Open Access Case Study

A Case Report of Alloimmunization with Hyperhaemolysis in a Multiple Transfused Known SCD Patient at a Tertiary Hospital South Nigeria: A Challenge in Developing Countries

Kingsley Akaba, Nlemadim Anthony, Hilary Igwilo, Odey Friday, Bassey O. Bassey, Evaristus Chukwudike

International Journal of TROPICAL DISEASE & Health, Page 1-4
DOI: 10.9734/IJTDH/2018/44012

Background: Hyperhaemolysis is a fatal life threatening haemolytic transfusion reaction which is common among sickle cell disease patient.

Aim: The aim is to create the awareness of the increasing trend of hyperhaemolysis among chronic transfused sickle cell patients and to educate medical practitioners on the means of ameliorating this menace.

Presentation of Case: The patient was a 14 years, old male; known sickle cell anaemia (Hbss) diagnosed 13 years ago with Haemoglobin electrophoresis. Patient’s present condition was said to have worsen 4 years ago when patient crisis became so frequent with about 6-8 episode per year, which is so severe that at each episode patient is said to have received between 2-5 unit of whole blood. Further work up revealed a negative direct antiglobulin test (DAT) but Indirect antiglobulin test (IAT) was positive demonstrating the presence of anti-Jka alloantibodies. Patient RBC were phenotyped and was found to be JKa negative, whereas patient blood group is O+ and had received several blood transfusion in our centre where extended phenotyping is not done for the past 3 decades. Each transfusion precipitated a drop in Hb and Hct to levels lower than before transfusion; once transfusions were withheld, the patient slowly recovered.

Summary: Hyperhaemolysis in the setting of alloimmunization is a common complication among multiple transfused SCD which is life threatening requires prompt intervention if taking into consideration among managing physician and also ensure measure to prevent it from occurring.

Conclusion: Transfusions worsens features of hyperhaemolysis in SCD patients. Extended red cell phenotyping may reduce associated risk.

Open Access Original Research Article

Fungal Pollution of Indoor Air of Some Health Facilities in Rivers State

S. I. Douglas, V. K. Robinson

International Journal of TROPICAL DISEASE & Health, Page 1-7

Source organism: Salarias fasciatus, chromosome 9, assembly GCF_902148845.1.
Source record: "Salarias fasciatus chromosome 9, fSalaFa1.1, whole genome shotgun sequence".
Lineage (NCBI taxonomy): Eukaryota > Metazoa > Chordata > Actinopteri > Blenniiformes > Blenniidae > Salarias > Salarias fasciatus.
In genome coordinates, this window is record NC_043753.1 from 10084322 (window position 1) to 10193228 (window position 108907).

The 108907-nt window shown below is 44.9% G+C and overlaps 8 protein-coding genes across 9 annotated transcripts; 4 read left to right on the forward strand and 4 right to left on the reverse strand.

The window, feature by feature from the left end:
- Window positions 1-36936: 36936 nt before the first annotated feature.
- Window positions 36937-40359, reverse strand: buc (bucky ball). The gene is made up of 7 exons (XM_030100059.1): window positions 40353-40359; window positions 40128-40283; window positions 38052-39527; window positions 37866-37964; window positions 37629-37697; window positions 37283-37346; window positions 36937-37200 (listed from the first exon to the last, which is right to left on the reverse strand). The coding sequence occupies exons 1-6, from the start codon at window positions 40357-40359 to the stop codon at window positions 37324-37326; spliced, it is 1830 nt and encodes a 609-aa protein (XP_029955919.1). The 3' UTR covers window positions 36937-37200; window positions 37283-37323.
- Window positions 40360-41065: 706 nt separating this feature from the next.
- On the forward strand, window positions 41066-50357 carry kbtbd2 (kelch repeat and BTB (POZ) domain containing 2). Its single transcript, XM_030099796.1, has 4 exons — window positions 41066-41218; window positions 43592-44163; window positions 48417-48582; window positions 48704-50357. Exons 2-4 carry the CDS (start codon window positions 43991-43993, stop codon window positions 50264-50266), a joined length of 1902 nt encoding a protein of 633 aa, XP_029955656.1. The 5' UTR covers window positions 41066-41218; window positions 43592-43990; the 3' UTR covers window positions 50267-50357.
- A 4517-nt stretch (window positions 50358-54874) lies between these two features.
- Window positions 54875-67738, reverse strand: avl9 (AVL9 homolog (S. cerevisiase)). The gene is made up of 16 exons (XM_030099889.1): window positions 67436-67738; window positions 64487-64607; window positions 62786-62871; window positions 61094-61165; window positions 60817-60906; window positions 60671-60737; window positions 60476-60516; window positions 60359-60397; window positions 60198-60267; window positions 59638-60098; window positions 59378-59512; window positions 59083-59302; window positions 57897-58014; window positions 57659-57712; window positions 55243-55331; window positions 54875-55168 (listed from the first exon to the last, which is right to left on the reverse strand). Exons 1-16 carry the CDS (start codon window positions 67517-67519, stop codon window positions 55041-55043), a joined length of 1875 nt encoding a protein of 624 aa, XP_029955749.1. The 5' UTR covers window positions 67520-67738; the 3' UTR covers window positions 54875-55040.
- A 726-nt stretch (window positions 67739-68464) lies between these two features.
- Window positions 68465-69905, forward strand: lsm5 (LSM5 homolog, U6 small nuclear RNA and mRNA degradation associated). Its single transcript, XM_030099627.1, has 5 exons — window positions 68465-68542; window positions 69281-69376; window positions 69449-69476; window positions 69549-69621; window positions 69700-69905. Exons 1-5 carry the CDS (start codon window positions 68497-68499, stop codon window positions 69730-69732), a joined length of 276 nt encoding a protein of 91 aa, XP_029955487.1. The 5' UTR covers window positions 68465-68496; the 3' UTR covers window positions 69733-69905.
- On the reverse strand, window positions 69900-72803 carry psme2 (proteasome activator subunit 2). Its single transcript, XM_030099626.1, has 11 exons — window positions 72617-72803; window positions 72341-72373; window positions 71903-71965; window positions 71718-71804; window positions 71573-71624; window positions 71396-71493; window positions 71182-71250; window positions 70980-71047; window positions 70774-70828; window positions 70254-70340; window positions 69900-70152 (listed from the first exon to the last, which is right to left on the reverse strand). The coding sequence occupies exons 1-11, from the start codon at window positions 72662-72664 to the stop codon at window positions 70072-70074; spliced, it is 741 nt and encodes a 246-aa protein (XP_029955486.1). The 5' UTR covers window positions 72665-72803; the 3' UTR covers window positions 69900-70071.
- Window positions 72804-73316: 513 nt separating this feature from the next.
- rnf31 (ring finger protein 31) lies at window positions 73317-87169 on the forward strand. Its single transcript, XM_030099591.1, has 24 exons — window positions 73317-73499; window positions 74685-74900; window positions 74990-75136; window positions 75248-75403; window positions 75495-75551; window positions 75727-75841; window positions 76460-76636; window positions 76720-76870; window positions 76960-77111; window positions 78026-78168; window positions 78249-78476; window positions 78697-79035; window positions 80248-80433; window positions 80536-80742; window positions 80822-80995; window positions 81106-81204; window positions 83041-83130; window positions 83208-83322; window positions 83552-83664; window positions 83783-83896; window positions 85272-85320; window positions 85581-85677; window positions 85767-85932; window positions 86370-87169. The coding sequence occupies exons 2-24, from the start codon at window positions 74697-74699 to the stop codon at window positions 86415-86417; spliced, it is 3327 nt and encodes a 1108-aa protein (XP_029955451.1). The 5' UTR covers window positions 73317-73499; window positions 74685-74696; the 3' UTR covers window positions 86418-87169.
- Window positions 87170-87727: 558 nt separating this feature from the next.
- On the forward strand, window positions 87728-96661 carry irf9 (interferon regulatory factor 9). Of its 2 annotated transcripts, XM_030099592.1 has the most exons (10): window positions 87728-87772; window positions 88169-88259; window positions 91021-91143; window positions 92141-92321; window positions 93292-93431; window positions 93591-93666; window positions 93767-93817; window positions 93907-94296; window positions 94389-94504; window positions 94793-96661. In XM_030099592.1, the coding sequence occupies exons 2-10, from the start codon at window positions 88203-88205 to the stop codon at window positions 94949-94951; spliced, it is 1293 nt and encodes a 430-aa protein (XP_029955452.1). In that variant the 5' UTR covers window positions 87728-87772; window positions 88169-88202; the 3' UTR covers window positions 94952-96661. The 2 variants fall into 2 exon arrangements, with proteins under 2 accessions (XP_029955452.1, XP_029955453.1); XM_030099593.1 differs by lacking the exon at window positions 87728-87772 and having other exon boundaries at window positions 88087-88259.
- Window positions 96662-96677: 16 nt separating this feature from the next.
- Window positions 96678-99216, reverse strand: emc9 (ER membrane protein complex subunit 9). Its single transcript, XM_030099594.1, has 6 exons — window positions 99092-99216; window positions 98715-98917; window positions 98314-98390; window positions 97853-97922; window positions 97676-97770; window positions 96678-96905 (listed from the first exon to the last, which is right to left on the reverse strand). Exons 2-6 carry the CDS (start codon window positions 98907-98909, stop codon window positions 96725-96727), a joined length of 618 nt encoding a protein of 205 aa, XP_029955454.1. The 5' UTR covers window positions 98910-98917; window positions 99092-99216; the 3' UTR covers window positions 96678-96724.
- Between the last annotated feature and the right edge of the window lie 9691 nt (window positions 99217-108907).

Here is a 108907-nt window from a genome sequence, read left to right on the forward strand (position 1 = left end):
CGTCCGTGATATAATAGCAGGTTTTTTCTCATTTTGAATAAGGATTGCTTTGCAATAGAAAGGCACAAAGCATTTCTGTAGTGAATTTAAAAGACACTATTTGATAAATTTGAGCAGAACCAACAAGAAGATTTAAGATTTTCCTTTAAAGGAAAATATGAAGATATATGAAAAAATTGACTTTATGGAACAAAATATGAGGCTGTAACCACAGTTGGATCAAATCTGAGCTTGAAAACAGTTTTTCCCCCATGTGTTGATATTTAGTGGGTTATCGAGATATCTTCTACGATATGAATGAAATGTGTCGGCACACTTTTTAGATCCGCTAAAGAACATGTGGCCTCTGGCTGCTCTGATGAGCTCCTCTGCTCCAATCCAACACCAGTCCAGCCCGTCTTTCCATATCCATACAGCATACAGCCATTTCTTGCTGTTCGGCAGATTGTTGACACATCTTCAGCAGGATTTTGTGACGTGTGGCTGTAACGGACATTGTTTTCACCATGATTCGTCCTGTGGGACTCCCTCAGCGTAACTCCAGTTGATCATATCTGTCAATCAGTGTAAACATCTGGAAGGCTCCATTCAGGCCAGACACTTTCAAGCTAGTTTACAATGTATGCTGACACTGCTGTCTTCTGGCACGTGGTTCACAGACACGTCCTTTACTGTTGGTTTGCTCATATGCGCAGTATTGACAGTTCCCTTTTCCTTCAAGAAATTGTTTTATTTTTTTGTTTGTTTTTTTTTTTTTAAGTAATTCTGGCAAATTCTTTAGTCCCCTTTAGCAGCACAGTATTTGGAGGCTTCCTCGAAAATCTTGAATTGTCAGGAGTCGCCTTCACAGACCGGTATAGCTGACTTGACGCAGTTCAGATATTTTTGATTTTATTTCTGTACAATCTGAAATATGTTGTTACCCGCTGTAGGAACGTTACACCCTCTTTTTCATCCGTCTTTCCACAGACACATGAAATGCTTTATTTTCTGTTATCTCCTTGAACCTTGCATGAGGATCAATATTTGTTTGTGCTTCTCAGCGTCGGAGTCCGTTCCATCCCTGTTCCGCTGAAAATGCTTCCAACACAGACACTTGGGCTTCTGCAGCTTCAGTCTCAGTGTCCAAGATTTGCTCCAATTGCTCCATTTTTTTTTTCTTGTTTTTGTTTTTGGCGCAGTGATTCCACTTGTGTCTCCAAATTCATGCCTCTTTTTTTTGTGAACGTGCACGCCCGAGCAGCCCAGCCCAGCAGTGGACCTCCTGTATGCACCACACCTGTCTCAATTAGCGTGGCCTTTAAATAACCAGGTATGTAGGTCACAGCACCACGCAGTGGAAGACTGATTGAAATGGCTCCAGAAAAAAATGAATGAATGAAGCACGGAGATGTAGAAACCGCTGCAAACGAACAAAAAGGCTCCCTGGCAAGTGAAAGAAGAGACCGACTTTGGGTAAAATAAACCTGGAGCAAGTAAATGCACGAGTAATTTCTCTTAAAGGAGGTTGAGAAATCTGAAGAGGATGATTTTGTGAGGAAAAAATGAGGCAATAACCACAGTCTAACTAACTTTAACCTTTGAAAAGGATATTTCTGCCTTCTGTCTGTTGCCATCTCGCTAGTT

DOI: 10.9734/IJTDH/2018/44134

Aims: Investigating the fungal pollution within the indoor air of two government health facilities.

Study Design:  The study sites (wards) were the four most used wards. One hundred and ninety-two air samples were collected in two sampling periods (morning and evening).

Place and Duration of Study: Samples were collected from four study sites (wards) each of two different primary Health centres; the Orowurukwo Primary Health centre and the Rumuigbo Primary Health centre. The GPS of these areas are 4.806°N, 6.992°E and 4.850°N, 6.991°E respectively. The study sites were the postnatal, children, injection and outpatient wards. This was a three months study (January-March).

Methodology: The plate exposure technique was used in the collection of air samples. Freshly prepared Sabouraud Dextrose agar plates in duplicates were left open above one meter in the various study sites for 15 minutes. Collected samples were transferred to the Microbiological Laboratory and incubated at 20-25°C for 3-7 days. After incubation, fungal populations were enumerated and distinct isolates were purified by subculturing onto fresh SDA plates. The purified isolates were used for characterization.

Results: Five fungal genera which include Aspergillus, Candida, Penicillium, Rhizopus, and Mucor species were isolated and identified. The fungal loads in log10sfu/m3 ranged from 2.42 to 2.51 and 2.23 to 2.55 for morning and evening sampling hour in the Oroworukwo Health centre respectively. While those of the Rumuigbo ranged from 2.23-2.39 and 2.37-2.50 in the morning and evening sampling hours respectively. The statistical insignificant difference was reported in the sfu/m3 of the two sampling hours at P=0.05.